NOW, THEREFORE, I, BARACK OBAMA, President of the United States of America, by virtue of the authority vested in me by the Constitution and laws of the United States, do hereby proclaim June 2009 as Lesbian, Gay, Bisexual, and Transgender Pride Month. I call upon the people of the United States to turn back discrimination and prejudice everywhere it exists.

IN WITNESS WHEREOF, I have hereunto set my hand this first day of June, in the year of our Lord two thousand nine, and of the Independence of the United States of America the two hundred and thirty-third.


Time will only tell is Obama is finally ready to be our fierce advocate and come out of the closet. I know that this country has many problems left by the previous administration and maybe LGBT rights aren't first on the list. But if we let our priorities drop something else will always come up. It's time for the President to use his strength and get Congress to pass protections for us. With Hate Crimes in the Senate and Employment Non-Discrimination Act coming to the front soon we need him to be on the front lines. And we need him to be a leader when it comes to repealing DADT. I understand he alone can't stop it but he needs to speak out and use the power he does have by issuing stop losses so the firing of the soldiers can be stopped.

President Obama this is a great start. I am not surprised that you made this move. We know you believe in our equality but we need you to continue to use your voice and to start to make things happen in Congress.

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Blogging for LGBT Families - Typical Family

Today is the 4th annual Blogging for LGBT Families Day. It's a time to bring attention to LGBT families and things we have to go through. Even though I don't blog much about my family and personal life I felt today would be a good day to change it up.
Life as a parent is challenging. You are always worried about something – are my children learning enough? Am I spending enough time with them? Are they eating right? Are they learning to share? Did they out grow their shoes yet?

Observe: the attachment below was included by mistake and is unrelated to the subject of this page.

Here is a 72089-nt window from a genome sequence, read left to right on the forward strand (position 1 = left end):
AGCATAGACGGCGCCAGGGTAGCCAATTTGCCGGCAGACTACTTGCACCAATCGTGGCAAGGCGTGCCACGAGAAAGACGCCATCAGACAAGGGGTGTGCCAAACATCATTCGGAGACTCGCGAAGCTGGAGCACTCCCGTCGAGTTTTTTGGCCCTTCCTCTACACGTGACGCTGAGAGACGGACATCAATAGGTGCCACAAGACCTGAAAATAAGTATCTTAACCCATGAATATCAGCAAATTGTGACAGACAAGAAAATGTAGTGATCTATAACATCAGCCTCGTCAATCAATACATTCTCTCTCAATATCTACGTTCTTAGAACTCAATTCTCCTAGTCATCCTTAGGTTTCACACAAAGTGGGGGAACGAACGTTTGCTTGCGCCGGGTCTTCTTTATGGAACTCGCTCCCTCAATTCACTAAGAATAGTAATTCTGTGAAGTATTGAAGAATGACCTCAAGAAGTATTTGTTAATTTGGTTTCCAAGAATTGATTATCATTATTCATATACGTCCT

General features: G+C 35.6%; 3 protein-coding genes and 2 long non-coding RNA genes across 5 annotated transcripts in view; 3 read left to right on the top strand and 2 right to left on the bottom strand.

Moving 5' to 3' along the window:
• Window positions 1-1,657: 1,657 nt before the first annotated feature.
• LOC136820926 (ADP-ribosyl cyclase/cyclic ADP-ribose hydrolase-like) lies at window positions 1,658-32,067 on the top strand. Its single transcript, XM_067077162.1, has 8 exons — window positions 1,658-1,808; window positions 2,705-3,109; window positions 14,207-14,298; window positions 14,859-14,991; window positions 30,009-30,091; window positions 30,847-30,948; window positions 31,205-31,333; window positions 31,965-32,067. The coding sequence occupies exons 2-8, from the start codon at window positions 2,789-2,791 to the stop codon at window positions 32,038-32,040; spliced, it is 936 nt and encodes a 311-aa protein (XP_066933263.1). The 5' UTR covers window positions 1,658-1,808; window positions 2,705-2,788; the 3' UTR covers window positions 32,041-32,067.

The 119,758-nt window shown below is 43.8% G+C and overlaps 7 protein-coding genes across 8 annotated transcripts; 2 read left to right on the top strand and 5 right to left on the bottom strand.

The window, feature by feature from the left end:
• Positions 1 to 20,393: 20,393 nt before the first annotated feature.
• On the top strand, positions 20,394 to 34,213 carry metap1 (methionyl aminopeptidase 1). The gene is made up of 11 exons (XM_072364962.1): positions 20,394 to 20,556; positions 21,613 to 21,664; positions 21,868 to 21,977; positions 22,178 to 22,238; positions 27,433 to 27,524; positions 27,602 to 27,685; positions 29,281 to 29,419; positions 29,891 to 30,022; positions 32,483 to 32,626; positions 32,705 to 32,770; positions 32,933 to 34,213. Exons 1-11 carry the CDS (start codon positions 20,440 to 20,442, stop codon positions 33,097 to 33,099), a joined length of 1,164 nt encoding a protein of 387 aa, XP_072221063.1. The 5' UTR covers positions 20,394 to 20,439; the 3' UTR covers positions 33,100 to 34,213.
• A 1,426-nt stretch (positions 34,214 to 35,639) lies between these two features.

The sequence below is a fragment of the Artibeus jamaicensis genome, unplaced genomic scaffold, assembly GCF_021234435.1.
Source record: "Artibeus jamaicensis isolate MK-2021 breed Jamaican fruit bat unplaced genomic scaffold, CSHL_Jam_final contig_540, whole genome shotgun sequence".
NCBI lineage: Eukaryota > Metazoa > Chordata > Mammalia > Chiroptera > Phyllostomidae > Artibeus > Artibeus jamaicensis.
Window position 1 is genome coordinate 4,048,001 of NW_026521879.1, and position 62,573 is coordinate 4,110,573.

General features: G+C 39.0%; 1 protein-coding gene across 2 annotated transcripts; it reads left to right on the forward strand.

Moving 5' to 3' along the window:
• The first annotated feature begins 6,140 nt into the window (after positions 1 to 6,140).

The funny thing is, none of these things are new and none of them are about being a lesbian parent – they are just things that every parent deals with. But there are some things that are specific to LGBT parents. For example, the choices of how to have a child in the first place – adoption, artificial insemination, or surrogacy. Also, second parent adoptions (or lack there of here in Arizona), and other legal protections are something LGBT parents are constantly struggling with.

My family is like many in Arizona. I have a 7 year old daughter that I have shared custody with my ex-partner. I have a two year old son with my current partner. So we have a little bit of everything – divorce (not legally since their of course was no “marriage”), stepmoms, the fun of explaining that our princess has four moms every school year, as well as the terrible twos.

I truly believe it takes a village to raise a child and our situation is no different. Our village comes equipped with four sets of grandparents. Some days it seems like it takes every one of them to just make it through. Let me share a typical day in our house.

My wife gets up at 5am to go to work. I am up at 6:45am (if the little man lets me sleep that late) to get ready to go pick up the princess from my ex. With the little man in tow, we head to the rendezvous point and bring the princess back. Now it’s time for breakfast and the finishing touches on getting ready for school. At 8:30am it’s off to school.

After the big drop off, it’s back home to spend some time with the little man. Some days this includes playing with friends, play-doh, or playing outside. Then around noon it’s time to meet up with Grammie so I can head to work. From there she and Granddad are in charge of the little man and picking the princess up from school. Then my ex will pick up the princess when she is done with work and have her until the morning.
Some evenings Grandma and Grandpa will pick the little man up and take care of him until my wife is done with work. Then she will pick him up and have him for the evening. Sometimes I see him before he is asleep for the night but not usually.

See what I mean about a village. Somehow we all make it work and the kids get to be with family all day everyday – except for school. I can’t think of a better team to have my kids around. And my wife and I are so grateful to all our friends and family that make our village such a great place for our kids to grow up.